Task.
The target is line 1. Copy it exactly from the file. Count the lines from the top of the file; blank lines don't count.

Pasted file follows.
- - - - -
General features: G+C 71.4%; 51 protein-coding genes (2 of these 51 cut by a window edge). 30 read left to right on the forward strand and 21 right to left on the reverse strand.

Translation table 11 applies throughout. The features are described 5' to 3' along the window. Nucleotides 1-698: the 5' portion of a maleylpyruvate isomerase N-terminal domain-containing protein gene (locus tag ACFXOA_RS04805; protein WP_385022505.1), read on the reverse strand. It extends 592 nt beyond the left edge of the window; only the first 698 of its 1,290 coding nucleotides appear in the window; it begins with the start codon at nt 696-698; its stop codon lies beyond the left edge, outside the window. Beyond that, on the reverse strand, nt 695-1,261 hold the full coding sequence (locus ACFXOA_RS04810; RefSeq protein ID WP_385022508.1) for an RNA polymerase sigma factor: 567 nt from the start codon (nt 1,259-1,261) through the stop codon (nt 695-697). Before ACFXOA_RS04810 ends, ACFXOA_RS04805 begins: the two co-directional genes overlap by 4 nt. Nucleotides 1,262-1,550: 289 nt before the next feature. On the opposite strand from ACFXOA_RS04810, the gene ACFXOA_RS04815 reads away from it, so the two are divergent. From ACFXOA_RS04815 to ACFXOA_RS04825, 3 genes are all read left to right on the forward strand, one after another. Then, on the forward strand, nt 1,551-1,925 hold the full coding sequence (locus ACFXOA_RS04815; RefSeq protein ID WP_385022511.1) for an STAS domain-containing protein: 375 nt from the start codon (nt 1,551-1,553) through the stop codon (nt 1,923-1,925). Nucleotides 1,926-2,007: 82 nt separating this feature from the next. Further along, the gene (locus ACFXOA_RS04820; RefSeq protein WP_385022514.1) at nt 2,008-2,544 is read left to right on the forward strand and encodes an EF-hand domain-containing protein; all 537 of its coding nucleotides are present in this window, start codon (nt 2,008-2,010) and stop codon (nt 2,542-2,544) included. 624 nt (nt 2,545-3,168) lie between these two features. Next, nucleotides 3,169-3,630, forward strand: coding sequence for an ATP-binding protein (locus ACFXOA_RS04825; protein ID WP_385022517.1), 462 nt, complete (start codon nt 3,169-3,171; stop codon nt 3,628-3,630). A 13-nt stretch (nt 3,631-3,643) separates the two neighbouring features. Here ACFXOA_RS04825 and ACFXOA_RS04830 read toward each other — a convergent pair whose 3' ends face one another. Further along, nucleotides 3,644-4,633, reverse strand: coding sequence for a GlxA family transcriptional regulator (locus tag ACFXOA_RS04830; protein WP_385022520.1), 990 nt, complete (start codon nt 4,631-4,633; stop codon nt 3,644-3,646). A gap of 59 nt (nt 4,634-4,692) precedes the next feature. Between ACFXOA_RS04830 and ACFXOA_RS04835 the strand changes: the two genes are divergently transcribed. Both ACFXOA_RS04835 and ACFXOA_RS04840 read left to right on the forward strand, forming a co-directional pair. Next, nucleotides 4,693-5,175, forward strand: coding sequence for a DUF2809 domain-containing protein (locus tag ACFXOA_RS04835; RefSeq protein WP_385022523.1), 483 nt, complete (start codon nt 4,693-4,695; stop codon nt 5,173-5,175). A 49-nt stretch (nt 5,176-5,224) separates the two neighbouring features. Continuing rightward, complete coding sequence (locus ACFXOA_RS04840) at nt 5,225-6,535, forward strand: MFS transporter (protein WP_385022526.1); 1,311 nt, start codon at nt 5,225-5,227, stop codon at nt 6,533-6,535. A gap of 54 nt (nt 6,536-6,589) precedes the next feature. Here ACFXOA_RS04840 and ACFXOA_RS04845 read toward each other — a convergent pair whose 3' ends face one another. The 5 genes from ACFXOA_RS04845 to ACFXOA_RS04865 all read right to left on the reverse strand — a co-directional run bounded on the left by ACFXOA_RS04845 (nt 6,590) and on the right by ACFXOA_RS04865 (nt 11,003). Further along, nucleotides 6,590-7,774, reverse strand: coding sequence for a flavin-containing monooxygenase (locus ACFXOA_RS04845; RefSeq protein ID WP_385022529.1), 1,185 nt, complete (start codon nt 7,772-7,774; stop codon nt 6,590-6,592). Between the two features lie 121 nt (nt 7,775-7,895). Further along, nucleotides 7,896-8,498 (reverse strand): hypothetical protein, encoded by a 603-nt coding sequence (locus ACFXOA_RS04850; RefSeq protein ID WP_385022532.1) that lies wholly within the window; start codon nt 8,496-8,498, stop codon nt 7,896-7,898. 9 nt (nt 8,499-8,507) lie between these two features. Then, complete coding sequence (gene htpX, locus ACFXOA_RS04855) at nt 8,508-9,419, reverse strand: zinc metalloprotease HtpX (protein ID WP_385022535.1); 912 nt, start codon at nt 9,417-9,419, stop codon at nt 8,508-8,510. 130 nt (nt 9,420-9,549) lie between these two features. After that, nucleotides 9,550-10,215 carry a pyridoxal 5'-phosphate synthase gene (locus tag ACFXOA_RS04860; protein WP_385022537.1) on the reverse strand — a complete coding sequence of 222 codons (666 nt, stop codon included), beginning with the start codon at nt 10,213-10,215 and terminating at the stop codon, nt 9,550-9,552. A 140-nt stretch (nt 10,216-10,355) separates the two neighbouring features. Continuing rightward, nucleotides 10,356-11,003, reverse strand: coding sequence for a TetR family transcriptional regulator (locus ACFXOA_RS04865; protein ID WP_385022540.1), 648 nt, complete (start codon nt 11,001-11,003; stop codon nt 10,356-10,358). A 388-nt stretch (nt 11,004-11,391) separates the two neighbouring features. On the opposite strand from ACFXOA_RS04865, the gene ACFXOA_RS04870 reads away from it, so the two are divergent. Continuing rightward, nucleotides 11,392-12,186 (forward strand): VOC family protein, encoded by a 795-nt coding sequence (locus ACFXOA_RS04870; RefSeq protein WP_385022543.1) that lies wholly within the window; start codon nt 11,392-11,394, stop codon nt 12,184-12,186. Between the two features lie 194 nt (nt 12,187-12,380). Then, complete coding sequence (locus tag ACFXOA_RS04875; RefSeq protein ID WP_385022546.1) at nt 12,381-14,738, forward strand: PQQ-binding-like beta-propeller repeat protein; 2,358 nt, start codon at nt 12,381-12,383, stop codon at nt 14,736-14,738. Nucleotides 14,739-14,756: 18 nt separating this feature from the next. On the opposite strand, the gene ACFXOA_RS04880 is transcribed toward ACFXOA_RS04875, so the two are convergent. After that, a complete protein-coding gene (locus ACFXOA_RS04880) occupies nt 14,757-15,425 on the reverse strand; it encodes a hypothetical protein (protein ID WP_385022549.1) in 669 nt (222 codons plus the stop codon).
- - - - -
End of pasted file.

General features: G+C 71.4%; 51 protein-coding genes (2 of these 51 cut by a window edge). 30 read left to right on the forward strand and 21 right to left on the reverse strand.